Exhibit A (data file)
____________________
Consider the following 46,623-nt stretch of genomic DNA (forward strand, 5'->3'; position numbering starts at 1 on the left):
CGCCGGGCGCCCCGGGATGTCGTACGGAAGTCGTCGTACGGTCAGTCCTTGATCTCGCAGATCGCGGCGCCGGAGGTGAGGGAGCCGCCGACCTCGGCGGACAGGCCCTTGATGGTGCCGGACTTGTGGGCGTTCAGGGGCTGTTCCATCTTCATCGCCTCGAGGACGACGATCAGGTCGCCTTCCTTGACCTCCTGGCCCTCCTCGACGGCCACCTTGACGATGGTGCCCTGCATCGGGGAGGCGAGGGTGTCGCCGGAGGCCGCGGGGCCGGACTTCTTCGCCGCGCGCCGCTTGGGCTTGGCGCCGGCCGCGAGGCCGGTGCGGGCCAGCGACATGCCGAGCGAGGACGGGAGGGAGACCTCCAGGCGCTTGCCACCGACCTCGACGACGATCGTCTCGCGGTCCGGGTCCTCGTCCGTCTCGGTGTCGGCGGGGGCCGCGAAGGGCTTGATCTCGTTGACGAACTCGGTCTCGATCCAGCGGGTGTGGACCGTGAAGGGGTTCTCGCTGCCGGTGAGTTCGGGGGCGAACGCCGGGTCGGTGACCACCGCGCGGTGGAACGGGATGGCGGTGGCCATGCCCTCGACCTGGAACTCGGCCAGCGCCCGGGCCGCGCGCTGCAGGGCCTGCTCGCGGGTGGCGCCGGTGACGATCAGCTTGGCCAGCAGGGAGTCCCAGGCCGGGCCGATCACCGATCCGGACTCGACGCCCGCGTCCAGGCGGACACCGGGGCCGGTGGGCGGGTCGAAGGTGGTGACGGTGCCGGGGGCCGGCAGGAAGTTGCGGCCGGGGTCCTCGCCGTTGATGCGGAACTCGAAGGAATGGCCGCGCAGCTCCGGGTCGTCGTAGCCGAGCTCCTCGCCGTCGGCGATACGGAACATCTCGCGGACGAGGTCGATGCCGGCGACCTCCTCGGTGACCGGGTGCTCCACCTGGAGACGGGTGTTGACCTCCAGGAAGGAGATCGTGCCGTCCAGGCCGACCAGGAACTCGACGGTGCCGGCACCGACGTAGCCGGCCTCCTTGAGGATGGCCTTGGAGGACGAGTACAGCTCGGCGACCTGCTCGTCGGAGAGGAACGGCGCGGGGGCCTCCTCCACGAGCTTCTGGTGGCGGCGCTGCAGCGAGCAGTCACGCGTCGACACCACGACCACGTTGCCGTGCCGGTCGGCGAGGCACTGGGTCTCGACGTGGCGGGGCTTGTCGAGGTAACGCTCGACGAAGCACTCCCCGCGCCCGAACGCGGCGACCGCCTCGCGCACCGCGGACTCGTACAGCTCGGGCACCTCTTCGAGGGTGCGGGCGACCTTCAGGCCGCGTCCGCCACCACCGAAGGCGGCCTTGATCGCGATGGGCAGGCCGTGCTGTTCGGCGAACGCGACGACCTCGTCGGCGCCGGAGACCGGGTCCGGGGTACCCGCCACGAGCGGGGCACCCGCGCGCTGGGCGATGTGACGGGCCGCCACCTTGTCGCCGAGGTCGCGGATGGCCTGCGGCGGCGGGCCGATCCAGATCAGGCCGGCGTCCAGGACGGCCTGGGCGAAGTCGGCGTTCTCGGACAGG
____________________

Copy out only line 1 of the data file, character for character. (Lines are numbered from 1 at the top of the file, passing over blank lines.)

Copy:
Consider the following 46,623-nt stretch of genomic DNA (forward strand, 5'->3'; position numbering starts at 1 on the left):